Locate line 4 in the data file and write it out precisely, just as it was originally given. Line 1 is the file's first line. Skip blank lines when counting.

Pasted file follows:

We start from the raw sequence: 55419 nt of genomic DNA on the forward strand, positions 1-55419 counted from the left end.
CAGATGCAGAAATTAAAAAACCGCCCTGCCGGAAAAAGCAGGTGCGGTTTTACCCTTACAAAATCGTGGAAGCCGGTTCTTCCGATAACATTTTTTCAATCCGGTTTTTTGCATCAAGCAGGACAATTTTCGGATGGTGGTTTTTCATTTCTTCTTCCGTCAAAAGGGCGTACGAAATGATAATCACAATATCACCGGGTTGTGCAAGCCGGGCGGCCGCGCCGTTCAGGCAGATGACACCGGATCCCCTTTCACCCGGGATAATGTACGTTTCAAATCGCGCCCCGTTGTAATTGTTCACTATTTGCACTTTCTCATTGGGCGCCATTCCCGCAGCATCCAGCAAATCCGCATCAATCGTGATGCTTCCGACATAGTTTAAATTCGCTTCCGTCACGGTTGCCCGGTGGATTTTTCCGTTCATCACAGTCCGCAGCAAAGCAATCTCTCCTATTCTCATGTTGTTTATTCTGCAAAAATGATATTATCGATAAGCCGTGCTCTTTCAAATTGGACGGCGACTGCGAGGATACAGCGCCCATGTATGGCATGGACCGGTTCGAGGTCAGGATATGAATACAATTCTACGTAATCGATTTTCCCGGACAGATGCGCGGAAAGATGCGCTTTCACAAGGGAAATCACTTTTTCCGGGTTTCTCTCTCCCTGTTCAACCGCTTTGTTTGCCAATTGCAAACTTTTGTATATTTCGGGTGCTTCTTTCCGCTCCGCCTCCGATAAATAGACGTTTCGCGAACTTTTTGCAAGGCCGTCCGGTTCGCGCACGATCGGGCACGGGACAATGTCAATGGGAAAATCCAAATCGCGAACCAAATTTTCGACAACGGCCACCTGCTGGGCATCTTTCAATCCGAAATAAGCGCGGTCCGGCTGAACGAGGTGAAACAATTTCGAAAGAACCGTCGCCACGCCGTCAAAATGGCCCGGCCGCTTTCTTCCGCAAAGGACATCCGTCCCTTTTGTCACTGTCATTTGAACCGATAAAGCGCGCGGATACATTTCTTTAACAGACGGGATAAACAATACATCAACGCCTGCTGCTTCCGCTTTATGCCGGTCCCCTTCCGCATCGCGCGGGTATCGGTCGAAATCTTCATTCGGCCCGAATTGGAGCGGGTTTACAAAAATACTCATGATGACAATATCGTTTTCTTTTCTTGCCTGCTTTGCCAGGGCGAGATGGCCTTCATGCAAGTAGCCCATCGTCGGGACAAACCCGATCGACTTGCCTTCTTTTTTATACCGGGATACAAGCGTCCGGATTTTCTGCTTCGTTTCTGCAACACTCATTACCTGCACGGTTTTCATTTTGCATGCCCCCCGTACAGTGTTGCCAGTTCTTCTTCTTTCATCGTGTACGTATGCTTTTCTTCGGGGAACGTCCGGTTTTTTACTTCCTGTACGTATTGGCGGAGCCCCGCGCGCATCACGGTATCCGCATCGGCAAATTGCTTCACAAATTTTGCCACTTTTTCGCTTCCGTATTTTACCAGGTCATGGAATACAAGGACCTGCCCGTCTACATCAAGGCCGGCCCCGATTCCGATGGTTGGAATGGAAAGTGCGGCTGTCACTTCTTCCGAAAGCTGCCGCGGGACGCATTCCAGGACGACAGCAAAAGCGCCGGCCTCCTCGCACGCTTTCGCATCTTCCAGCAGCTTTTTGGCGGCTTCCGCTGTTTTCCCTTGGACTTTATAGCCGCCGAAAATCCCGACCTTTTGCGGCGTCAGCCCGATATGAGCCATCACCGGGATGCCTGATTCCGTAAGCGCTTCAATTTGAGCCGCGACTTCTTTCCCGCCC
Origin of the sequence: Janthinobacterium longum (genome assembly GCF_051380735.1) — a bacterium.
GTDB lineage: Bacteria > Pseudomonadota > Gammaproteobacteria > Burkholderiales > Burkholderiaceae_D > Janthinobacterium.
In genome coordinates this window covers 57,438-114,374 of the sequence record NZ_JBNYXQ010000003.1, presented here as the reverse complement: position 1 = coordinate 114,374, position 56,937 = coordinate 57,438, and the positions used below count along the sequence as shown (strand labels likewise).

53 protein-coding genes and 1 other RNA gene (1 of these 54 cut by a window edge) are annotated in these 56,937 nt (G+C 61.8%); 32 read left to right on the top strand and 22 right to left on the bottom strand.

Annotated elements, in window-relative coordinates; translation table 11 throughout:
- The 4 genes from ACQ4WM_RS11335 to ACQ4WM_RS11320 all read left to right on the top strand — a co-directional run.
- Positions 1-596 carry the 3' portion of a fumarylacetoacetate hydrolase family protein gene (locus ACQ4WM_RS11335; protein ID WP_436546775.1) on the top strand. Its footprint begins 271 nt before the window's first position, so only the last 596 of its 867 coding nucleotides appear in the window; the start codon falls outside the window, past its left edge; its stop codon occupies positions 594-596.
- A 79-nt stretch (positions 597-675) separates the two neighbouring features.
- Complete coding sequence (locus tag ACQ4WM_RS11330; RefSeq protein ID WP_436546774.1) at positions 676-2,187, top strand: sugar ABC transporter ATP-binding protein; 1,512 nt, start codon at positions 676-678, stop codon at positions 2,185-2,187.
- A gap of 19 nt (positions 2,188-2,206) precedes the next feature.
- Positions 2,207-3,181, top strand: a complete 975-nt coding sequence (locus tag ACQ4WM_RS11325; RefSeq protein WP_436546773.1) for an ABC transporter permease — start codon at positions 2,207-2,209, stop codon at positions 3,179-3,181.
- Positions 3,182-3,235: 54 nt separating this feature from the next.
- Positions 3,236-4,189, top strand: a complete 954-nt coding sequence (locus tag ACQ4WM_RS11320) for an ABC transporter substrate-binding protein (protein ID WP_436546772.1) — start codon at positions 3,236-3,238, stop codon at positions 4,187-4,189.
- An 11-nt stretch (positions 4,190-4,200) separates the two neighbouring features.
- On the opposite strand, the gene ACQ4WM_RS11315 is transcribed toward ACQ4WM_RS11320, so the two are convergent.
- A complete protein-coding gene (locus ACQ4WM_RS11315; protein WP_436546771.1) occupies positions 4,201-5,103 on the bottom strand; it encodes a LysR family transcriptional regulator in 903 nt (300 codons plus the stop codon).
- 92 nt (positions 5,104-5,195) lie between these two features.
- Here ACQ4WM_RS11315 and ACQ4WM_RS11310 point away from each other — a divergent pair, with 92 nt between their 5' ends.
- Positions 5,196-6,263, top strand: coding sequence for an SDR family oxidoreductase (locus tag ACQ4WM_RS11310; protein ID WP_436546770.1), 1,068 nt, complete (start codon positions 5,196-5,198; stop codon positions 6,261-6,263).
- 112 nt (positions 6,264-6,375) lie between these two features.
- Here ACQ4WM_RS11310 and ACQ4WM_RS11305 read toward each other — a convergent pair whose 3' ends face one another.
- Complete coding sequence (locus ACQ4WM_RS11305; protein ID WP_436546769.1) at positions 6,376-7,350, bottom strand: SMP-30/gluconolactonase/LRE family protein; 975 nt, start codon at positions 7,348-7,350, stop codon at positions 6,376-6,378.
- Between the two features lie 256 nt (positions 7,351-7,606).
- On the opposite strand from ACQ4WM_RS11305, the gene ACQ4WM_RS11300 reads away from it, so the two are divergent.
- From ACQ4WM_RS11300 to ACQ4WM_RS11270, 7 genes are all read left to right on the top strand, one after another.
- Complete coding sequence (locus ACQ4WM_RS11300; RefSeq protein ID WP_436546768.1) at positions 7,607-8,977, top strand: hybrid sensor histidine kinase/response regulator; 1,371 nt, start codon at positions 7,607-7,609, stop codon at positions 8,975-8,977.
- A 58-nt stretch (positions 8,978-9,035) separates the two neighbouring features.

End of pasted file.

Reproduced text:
GTDB lineage: Bacteria > Pseudomonadota > Gammaproteobacteria > Burkholderiales > Burkholderiaceae_D > Janthinobacterium.